Changes for the 1965-1975 Citroen DS and ID were ongoing -- a necessity in order for the models to compete in the highly competitive automobile market.
The Goddess remained her idiosyncratic self for a decade before seeing significant changes. The first occurred in October 1965, when the old long-stroke engines were swept away in favor of more potent new short-stroke designs with sturdy five-main-bearing crank-shafts.
A 1985-cc unit with an initial 78 horsepower was installed in renamed ID20 models; a bigger-bore 2,175 with an even 100 horsepower went into newly titled DS21s, which could reach upward of 107 mph and accelerate from 0-60 in about 12.5 seconds.
Appearing at the Paris Salon in early 1967 were facelifted models bearing a reshaped nose with four glass-covered headlamps (still circular), which steered with the front wheels on upmarket versions. Alas, U.S. regulations prohibited both the covers and the swiveling feature, so all models for that market wore fixed, unadorned sealed-beam lamps.
By 1969, the ID20 had spawned D Special and nicer D Super replacements, and fuel injection was optionally available on the DS21, which could be had in super-deluxe Pallas form. (Earlier trim levels were variously called Luxe, Confort, Super, Aero Super, and Grand Route.)
The following year brought a five-speed gearbox (developed with an eye to the forthcoming Maserati V-6-powered SM coupe), as well as a three-speed automatic transmission option (called "Citromatic" in the U.S.), which was not easy to package on this front-drive car.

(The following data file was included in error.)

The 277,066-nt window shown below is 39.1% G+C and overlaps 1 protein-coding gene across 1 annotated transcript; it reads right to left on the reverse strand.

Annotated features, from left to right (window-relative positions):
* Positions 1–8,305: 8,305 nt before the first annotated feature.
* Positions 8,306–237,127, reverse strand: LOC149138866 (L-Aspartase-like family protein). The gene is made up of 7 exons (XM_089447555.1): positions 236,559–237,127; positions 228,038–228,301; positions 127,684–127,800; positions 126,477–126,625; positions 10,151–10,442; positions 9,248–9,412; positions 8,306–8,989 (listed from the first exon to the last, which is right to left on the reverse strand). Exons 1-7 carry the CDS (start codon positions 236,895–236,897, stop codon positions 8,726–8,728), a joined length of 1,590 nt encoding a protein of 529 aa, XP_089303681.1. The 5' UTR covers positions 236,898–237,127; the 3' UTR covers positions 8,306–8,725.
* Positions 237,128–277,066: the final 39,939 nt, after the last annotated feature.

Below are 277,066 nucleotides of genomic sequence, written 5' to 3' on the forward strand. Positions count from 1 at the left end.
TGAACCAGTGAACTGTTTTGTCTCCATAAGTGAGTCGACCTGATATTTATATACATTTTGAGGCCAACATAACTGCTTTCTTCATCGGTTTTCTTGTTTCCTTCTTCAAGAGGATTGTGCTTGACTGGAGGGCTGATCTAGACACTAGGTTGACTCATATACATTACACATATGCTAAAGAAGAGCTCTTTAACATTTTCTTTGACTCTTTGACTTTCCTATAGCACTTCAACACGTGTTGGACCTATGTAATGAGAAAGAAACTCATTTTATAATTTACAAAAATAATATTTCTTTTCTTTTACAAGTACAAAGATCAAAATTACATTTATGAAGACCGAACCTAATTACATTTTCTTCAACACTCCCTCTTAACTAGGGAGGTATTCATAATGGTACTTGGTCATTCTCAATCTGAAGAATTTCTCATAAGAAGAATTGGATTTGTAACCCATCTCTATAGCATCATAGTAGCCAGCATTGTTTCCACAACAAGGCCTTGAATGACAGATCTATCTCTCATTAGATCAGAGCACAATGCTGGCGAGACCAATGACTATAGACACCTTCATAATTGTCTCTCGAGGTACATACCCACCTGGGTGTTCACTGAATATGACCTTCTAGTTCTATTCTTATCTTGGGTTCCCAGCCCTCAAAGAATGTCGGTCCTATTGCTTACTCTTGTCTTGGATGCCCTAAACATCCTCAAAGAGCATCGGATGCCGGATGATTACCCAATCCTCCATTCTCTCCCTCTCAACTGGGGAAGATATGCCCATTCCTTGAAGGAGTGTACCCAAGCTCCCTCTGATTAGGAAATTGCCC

Along the way, the dashboard lost its original oh-so 1950s look for a more modern -- if still unorthodox -- arrangement dominated by three round dials. The final development arrived in 1972 as the DS23, with an even bigger-bore engine of 2,347 cc and 115 horsepower in basic carbureted form.
With the five-speed and fuel injection, which upped horsepower to 130, the DS23 could reach nearly 120 mph and do 0-60 in a sprightly 10.4 seconds, this according to Britain's Motor in 1973.
So at last, the Goddess was as fast as she had always looked, but unfortunately the DS23 was not imported into the U.S. With impending emissions and safety regulations -- particularly the 5-mph crash bumpers required for 1973 -- Citroen withdrew the D-Series from the U.S. market after 1972.
This was hardly surprising, given that Citroen sales in the U.S. hadn't even averaged 2,000 units per year. For example, only 1,145 cars were sold in the States in 1958, just 2,364 in 1959 (and these figures included the two-cylinder 2CV).
In any case, the D-Series was long past its prime after nearly two decades, so it stepped aside in 1975 for the CX -- even smoother and faster, and even more complicated.
Still, it was a worthy successor to the D and lived nearly as long (all the way through 1989 and the debut of the current XM). Yet, it's the Goddess that most people still regard as the definitive big Citroen (along with the Traction). In their eyes, it remains a car whose genius will never be matched.